And that’s a huge deal. The average American household wastes about 21 percent of the food they buy. That works out to around 238 pounds each year, and in other words, that’s about $1,800 right into the garbage. They also say that around two-thirds of that is due to food spoilage, which includes improper storage. How often do you peek into the fridge to grab a snack and find something you’ve forgotten about? There’s good news — this is all easy to fix, so let’s talk about what you’re doing wrong with your fridge and how to make it right.
You’re Over-Filling Your Refrigerator
Sure, something is satisfying about coming home from the grocery store and filling your fridge to the brim. It makes the meal choices seem almost endless, but filling it too full is actually a massive mistake. According to Hunker, over-filling your fridge isn’t just easy to do, but there are going to be several consequences that you might not notice, but your bank account will. Air circulation is a big part of what keeps everything in your fridge cool, and when there’s too much stuff in it, you’re blocking a lot of that circulation. That means the fridge needs to work harder to keep everything at the right temperature, especially if all that food blocks some air vents. In turn, that means a higher energy bill.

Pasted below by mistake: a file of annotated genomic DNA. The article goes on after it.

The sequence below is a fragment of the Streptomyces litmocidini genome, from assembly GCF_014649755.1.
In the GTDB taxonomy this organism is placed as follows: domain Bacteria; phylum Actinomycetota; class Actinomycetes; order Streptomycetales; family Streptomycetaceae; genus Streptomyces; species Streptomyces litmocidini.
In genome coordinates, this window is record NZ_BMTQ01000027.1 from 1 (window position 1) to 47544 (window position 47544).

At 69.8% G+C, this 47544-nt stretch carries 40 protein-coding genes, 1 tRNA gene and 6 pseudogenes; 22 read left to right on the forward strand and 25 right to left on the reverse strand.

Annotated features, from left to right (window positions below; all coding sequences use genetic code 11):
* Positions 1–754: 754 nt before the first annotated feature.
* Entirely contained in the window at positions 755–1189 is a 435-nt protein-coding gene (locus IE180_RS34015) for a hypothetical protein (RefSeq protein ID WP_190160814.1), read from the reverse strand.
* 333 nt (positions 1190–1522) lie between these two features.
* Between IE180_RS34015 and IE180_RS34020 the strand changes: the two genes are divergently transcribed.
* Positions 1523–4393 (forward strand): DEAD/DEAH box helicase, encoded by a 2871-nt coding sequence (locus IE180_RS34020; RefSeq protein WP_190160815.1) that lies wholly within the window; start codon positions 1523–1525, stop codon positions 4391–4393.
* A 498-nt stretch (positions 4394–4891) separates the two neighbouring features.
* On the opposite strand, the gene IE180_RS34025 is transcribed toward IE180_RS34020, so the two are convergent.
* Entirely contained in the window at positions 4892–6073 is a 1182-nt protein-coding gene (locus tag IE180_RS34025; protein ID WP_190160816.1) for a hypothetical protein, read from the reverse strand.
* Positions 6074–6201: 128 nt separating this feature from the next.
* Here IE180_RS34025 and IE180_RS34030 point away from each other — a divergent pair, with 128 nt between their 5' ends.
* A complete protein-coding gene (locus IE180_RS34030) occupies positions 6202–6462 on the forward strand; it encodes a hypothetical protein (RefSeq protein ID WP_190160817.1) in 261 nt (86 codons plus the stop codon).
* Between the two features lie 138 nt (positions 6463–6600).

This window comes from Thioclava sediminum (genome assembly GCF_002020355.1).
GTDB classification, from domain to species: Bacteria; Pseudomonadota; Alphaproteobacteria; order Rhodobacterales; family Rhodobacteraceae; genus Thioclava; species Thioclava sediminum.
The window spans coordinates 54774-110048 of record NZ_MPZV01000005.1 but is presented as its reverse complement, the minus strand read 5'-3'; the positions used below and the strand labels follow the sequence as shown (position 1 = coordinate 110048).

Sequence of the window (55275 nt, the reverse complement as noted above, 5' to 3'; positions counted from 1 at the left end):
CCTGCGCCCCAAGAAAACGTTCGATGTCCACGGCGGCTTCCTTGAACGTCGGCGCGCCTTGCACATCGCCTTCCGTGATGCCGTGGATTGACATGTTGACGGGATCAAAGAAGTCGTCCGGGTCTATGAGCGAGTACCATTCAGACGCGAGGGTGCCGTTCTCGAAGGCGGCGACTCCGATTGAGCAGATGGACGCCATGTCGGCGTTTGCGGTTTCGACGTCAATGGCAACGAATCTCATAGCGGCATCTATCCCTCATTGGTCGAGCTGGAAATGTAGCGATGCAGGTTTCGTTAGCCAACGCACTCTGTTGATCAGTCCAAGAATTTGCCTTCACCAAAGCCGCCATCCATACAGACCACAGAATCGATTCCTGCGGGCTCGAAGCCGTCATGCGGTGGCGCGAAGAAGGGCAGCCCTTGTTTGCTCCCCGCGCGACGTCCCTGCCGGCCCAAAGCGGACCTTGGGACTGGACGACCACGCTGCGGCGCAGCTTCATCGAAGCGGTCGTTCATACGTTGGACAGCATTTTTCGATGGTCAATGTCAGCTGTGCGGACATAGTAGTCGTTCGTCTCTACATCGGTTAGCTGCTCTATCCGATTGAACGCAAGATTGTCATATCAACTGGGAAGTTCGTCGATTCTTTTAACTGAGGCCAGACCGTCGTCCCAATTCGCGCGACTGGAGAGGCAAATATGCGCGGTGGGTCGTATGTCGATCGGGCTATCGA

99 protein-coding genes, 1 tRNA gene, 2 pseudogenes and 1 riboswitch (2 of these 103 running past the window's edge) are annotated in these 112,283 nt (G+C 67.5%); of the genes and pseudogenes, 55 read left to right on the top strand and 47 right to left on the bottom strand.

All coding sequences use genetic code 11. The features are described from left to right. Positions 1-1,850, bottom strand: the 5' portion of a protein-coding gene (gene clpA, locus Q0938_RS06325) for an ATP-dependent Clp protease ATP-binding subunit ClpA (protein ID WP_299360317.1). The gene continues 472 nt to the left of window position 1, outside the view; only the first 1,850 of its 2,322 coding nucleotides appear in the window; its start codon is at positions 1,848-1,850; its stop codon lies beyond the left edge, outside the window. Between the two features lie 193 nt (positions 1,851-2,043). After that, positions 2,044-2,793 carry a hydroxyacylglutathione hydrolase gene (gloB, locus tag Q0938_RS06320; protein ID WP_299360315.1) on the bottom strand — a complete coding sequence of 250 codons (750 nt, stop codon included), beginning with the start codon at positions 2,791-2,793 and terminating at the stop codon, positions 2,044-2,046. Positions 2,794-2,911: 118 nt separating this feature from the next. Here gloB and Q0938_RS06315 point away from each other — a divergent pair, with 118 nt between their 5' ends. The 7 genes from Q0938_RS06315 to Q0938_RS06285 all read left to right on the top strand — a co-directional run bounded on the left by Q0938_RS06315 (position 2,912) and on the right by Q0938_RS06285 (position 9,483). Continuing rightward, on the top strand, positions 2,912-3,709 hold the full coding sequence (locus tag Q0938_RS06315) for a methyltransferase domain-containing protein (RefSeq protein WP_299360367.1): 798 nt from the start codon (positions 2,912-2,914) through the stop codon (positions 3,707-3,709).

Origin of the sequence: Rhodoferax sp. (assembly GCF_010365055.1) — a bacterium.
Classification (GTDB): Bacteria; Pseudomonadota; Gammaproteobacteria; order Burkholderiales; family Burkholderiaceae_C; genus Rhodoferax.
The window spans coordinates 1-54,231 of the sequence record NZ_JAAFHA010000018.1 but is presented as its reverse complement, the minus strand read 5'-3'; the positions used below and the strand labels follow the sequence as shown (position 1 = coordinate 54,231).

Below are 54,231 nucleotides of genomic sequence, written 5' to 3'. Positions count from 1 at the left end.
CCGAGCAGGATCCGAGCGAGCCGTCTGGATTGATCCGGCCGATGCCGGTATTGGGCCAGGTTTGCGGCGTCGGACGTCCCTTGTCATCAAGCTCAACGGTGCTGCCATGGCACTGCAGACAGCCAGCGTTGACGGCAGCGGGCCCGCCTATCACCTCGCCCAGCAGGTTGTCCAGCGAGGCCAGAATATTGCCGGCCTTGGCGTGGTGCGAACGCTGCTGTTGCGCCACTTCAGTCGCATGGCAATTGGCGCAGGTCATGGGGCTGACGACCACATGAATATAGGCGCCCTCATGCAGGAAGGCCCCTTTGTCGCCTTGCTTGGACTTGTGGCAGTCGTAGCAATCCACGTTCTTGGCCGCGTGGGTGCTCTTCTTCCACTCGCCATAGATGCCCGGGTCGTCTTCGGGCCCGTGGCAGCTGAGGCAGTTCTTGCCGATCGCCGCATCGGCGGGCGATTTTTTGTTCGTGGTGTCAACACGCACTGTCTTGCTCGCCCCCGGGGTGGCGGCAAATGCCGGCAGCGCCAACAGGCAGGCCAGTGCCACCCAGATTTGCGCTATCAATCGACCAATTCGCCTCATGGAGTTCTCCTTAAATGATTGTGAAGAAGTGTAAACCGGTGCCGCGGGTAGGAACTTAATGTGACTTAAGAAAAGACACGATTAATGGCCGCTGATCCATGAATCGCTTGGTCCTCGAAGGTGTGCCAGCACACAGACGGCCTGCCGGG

In addition to higher energy bills, you might also be looking at some extra food spoilage as an over-full fridge means it’s unlikely that everything’s going to be chilled to the correct temperature. When it’s not, that’s when you’re risking food spoilage or — worse — food poisoning.
You’re Not Keeping the Refrigerator Cold Enough
What temperature is your fridge set at? You might want to check because there’s a good chance it’s wrong. Your refrigerator temperature should be set at 40 degrees Fahrenheit or below. They say that you should also be checking your temps regularly to make sure everything’s working A-okay, but there may be more to it. Instead, try to keep your fridge a little colder — ideally, that’s between 35 and 38 degrees. That’ll keep everything above freezing (32 degrees Fahrenheit) and farther from the food spoilage, bacteria-building danger zone.